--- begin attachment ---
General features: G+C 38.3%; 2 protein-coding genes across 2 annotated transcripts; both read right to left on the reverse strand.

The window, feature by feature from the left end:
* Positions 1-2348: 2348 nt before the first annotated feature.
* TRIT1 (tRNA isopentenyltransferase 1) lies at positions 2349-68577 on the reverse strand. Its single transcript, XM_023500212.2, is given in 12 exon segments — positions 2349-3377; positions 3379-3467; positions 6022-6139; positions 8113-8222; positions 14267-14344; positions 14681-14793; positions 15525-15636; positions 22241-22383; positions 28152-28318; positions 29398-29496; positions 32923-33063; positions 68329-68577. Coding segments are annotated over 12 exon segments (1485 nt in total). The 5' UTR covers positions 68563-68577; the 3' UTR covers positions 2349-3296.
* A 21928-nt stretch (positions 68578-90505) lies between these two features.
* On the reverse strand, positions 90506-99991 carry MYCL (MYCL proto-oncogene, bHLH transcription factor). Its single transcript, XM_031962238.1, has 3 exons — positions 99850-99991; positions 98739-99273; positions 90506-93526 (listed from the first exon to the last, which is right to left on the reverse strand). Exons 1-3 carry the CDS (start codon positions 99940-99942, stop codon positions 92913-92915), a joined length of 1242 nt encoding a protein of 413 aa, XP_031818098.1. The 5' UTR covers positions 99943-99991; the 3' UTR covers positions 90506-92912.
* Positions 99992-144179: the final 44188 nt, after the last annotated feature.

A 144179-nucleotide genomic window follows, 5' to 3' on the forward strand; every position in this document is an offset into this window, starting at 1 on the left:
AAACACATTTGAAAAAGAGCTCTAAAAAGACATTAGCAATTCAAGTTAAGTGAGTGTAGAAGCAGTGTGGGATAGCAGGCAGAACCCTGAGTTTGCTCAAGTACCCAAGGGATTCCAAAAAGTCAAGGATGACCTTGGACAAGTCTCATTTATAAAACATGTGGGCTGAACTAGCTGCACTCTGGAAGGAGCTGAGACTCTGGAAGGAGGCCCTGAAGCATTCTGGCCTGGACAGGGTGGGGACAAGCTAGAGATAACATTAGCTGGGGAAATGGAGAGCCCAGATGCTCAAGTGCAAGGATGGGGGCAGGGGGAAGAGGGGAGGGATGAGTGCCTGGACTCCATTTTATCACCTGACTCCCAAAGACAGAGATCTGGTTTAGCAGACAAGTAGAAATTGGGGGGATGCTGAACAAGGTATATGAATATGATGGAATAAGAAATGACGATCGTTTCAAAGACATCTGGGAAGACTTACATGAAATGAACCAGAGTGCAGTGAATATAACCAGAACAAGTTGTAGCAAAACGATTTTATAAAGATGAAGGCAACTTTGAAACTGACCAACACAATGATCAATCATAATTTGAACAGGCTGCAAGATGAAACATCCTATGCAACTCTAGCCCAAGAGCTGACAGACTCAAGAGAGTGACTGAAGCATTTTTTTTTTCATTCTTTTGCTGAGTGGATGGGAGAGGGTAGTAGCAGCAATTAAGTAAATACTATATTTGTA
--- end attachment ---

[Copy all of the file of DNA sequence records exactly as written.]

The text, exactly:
General features: G+C 38.3%; 2 protein-coding genes across 2 annotated transcripts; both read right to left on the reverse strand.

The window, feature by feature from the left end:
* Positions 1-2348: 2348 nt before the first annotated feature.
* TRIT1 (tRNA isopentenyltransferase 1) lies at positions 2349-68577 on the reverse strand. Its single transcript, XM_023500212.2, is given in 12 exon segments — positions 2349-3377; positions 3379-3467; positions 6022-6139; positions 8113-8222; positions 14267-14344; positions 14681-14793; positions 15525-15636; positions 22241-22383; positions 28152-28318; positions 29398-29496; positions 32923-33063; positions 68329-68577. Coding segments are annotated over 12 exon segments (1485 nt in total). The 5' UTR covers positions 68563-68577; the 3' UTR covers positions 2349-3296.
* A 21928-nt stretch (positions 68578-90505) lies between these two features.
* On the reverse strand, positions 90506-99991 carry MYCL (MYCL proto-oncogene, bHLH transcription factor). Its single transcript, XM_031962238.1, has 3 exons — positions 99850-99991; positions 98739-99273; positions 90506-93526 (listed from the first exon to the last, which is right to left on the reverse strand). Exons 1-3 carry the CDS (start codon positions 99940-99942, stop codon positions 92913-92915), a joined length of 1242 nt encoding a protein of 413 aa, XP_031818098.1. The 5' UTR covers positions 99943-99991; the 3' UTR covers positions 90506-92912.
* Positions 99992-144179: the final 44188 nt, after the last annotated feature.

A 144179-nucleotide genomic window follows, 5' to 3' on the forward strand; every position in this document is an offset into this window, starting at 1 on the left:
AAACACATTTGAAAAAGAGCTCTAAAAAGACATTAGCAATTCAAGTTAAGTGAGTGTAGAAGCAGTGTGGGATAGCAGGCAGAACCCTGAGTTTGCTCAAGTACCCAAGGGATTCCAAAAAGTCAAGGATGACCTTGGACAAGTCTCATTTATAAAACATGTGGGCTGAACTAGCTGCACTCTGGAAGGAGCTGAGACTCTGGAAGGAGGCCCTGAAGCATTCTGGCCTGGACAGGGTGGGGACAAGCTAGAGATAACATTAGCTGGGGAAATGGAGAGCCCAGATGCTCAAGTGCAAGGATGGGGGCAGGGGGAAGAGGGGAGGGATGAGTGCCTGGACTCCATTTTATCACCTGACTCCCAAAGACAGAGATCTGGTTTAGCAGACAAGTAGAAATTGGGGGGATGCTGAACAAGGTATATGAATATGATGGAATAAGAAATGACGATCGTTTCAAAGACATCTGGGAAGACTTACATGAAATGAACCAGAGTGCAGTGAATATAACCAGAACAAGTTGTAGCAAAACGATTTTATAAAGATGAAGGCAACTTTGAAACTGACCAACACAATGATCAATCATAATTTGAACAGGCTGCAAGATGAAACATCCTATGCAACTCTAGCCCAAGAGCTGACAGACTCAAGAGAGTGACTGAAGCATTTTTTTTTTCATTCTTTTGCTGAGTGGATGGGAGAGGGTAGTAGCAGCAATTAAGTAAATACTATATTTGTA